Ending the day well

JUST as we like to begin the day well, we should also like to end the day well. That is always the ideal we want to pursue, though many, if not most times, we fail to do so. And the problem is actually because we do not know what ending the day well is.

For many of us, ending the day well usually means that there should be no problem that would weigh heavily on our mind and heart as we go to bed. This, of course, is not realistic, since especially nowadays life is full of challenges, issues, difficulties, etc. We simply cannot cope with all of those.

If our criterion for ending the day well is that there should be no problem at day’s end, then we will never end our day well. We need to be more realistic about this and consider the fact that usually at day’s end, there will always be unfinished businesses, let alone, problems unsolved, challenges not yet tackled.

Ending the day well, for sure, should mean that we can manage to feel good as we go to bed. There should be peace and joy, the sensation that despite the drama of life, things are resolved somehow. We should feel the sensation that we have arrived home somehow, a sense of reaching our final goal.

This can only happen if ending the day well is associated with reconciling ourselves with God regardless of how things in our life are at the end of the day. With God, everything is taken care of.

Remember Christ saying, “Come to me, all you who are weary and burdened, and I will give you rest. Take my yoke upon you and learn from me, for I am gentle and humble in heart, and you will find rest for your souls. For my yoke is easy and my burden is light.” (Mt 11, 28-30)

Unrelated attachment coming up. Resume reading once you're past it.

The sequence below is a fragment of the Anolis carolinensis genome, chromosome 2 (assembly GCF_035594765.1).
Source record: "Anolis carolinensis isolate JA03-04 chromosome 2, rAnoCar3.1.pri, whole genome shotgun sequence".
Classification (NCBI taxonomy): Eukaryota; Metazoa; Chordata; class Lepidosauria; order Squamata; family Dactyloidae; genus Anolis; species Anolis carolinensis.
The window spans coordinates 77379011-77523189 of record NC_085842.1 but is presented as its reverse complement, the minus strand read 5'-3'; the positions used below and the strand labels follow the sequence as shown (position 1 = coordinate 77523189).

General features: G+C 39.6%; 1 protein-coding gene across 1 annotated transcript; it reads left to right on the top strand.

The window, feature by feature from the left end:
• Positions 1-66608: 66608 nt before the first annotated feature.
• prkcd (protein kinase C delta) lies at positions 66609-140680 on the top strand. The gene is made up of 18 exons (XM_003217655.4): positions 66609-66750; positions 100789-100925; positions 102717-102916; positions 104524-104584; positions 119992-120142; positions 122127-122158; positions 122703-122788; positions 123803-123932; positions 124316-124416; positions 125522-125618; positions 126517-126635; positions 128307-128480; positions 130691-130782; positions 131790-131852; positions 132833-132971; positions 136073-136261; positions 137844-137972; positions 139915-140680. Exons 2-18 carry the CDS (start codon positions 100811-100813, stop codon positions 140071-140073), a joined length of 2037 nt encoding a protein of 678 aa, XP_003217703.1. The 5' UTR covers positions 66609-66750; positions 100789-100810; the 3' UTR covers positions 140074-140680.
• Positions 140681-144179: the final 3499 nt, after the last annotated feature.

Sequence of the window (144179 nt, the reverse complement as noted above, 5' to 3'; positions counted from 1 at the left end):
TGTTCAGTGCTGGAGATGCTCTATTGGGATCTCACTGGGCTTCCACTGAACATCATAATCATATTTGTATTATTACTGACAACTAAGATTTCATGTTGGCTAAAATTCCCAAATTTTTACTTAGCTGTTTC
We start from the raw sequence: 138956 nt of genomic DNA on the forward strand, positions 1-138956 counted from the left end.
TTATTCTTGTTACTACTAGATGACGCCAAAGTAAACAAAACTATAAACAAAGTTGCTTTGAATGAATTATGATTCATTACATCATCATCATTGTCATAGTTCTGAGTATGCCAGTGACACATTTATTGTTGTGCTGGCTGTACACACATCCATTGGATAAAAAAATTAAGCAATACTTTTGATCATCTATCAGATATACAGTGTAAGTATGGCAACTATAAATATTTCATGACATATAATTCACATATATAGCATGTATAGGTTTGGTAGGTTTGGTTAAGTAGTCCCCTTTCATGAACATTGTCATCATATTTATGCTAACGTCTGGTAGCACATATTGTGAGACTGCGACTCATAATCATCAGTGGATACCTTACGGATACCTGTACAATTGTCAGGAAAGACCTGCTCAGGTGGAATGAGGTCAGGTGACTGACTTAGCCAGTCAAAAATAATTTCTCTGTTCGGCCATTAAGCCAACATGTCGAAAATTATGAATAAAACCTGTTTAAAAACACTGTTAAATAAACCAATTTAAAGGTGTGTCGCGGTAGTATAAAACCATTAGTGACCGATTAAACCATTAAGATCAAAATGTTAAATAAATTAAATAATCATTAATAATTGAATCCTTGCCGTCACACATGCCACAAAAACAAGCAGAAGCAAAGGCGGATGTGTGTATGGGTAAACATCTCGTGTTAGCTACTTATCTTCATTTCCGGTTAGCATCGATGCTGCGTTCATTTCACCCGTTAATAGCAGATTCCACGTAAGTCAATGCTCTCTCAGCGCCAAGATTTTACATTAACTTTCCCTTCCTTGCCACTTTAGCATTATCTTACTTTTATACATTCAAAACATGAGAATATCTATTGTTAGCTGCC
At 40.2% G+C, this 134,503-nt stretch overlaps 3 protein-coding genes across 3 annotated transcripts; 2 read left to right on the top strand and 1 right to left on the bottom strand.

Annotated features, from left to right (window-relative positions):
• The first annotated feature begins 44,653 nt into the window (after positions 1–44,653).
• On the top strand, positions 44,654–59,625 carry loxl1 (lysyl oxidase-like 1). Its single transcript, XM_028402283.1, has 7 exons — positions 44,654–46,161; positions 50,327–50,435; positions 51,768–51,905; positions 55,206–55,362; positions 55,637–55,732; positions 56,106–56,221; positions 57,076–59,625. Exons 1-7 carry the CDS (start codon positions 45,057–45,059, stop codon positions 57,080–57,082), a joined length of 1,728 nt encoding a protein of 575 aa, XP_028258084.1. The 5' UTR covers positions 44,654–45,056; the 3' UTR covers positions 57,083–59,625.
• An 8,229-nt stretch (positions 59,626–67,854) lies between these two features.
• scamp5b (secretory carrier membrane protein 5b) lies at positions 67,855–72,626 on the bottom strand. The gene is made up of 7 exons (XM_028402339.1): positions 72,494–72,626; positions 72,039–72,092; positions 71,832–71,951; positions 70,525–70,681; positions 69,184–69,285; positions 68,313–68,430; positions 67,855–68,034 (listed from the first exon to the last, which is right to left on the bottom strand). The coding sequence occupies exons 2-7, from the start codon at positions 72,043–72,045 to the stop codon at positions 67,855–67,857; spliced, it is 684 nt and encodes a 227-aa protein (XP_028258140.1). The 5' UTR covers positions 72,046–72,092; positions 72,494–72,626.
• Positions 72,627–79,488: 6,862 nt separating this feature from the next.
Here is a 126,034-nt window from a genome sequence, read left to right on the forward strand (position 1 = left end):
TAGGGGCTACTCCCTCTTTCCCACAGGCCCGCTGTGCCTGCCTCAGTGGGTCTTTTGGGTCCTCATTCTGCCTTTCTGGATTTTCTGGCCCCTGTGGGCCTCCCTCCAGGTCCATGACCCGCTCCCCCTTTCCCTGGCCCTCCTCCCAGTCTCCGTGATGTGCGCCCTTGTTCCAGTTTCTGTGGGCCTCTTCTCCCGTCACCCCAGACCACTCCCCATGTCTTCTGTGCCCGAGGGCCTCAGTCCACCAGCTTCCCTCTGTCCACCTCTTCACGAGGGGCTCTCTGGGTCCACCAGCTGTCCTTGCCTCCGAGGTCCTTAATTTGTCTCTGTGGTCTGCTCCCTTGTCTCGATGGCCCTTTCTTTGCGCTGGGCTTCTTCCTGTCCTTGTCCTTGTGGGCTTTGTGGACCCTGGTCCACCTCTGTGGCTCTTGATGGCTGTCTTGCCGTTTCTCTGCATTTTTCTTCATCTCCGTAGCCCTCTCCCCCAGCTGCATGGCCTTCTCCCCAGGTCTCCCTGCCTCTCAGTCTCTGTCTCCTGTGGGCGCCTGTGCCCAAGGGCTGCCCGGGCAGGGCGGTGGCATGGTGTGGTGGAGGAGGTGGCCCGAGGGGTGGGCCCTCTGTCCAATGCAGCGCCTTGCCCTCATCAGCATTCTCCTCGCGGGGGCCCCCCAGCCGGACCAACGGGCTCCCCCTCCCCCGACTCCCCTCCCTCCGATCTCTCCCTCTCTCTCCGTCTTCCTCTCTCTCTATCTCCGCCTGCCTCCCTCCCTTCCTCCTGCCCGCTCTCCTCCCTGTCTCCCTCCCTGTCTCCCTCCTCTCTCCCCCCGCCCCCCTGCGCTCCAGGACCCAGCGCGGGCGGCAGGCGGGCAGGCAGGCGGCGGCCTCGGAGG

It would be good if we meditate closely on these words so that we strengthen our faith which is what should guide us in understanding how we can end the day well, rather than our own human estimation of things.

Aside from telling us where we can find our proper rest, these words somehow tell us also that whatever we do during the day should be considered as a burden that is not only ours, but also Christ’s. Our problem is that we consider our earthly affairs simply as ours. We have to overcome and correct this wrong attitude.

Of course, the underlying problem here is that many of us do not know how to deal with God, how to refer everything to him. We often think that our earthly affairs and concerns are simply ours. If we ever go to God, it is only when we have some difficult or unsolvable problems.

Many of us have forgotten that our life, whether we are aware of it or not, is actually a shared life with God. The ideal, of course, is that we should always be constantly aware of that basic truth, so that whatever happens, even in our worst scenario, we still can feel secure that everything will just turn out right.

There would be no real reason to feel disturbed or to fall into sadness, anxiety and even depression. Even in our worst situation, like when we really have committed a big, stupid blunder, things can still be made right, because we can always say, Sorry, and God will always understand and forgive us.

Remember the parable of the prodigal son. (cfr. Lk 15, 11-32) The spoiled brat in the end decided to go back to his father. And the father was very happy to have him back.

Let’s strengthen our faith in the all-powerful providence of God who is always in control of whatever happens in our life. As the Book of Ecclesiastes would put it, “To every thing there is a season, and a time to every purpose under the heaven…” (3, 1-8)/PN


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